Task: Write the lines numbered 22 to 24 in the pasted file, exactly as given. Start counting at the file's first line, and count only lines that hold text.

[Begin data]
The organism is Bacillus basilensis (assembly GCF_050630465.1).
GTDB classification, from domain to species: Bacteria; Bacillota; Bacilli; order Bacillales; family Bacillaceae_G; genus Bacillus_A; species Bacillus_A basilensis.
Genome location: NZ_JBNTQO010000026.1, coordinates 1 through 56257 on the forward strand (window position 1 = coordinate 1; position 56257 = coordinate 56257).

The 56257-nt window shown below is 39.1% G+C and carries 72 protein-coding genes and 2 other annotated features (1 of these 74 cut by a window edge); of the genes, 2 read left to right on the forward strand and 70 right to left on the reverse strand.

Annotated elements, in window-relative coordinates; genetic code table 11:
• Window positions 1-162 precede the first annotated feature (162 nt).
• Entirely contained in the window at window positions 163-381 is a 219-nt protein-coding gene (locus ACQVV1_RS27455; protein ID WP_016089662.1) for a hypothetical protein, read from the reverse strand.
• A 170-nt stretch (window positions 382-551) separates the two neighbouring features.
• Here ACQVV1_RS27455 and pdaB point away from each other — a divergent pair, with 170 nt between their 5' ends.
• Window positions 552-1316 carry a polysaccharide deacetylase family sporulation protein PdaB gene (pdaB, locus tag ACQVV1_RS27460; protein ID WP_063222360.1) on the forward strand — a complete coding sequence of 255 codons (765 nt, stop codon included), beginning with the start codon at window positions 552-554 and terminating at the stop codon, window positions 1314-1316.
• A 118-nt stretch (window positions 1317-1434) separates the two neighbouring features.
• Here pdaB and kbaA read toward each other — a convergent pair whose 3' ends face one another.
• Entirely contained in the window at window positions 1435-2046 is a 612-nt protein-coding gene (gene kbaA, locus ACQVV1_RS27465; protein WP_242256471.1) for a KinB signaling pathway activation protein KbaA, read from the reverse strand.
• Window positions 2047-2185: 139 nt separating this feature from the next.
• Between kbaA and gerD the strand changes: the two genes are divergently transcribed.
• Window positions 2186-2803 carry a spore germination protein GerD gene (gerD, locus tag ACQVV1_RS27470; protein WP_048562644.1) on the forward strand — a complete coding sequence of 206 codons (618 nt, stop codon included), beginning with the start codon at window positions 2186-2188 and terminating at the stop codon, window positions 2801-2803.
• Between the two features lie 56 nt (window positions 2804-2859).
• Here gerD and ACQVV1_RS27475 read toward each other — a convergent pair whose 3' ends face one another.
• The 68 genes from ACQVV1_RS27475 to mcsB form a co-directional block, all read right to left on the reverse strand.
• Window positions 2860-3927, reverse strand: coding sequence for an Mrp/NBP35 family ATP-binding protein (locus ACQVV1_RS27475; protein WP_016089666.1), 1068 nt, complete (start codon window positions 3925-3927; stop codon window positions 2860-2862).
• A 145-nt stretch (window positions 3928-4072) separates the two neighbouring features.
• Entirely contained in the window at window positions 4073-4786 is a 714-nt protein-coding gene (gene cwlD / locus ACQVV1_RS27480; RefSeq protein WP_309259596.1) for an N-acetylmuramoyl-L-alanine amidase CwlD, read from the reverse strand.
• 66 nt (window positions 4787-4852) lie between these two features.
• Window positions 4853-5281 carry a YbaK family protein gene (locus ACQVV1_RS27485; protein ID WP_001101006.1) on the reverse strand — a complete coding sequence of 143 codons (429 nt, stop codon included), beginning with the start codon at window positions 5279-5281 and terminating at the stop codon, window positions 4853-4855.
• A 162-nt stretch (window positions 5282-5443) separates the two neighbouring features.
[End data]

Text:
• Entirely contained in the window at window positions 4073-4786 is a 714-nt protein-coding gene (gene cwlD / locus ACQVV1_RS27480; RefSeq protein WP_309259596.1) for an N-acetylmuramoyl-L-alanine amidase CwlD, read from the reverse strand.
• 66 nt (window positions 4787-4852) lie between these two features.
• Window positions 4853-5281 carry a YbaK family protein gene (locus ACQVV1_RS27485; protein ID WP_001101006.1) on the reverse strand — a complete coding sequence of 143 codons (429 nt, stop codon included), beginning with the start codon at window positions 5279-5281 and terminating at the stop codon, window positions 4853-4855.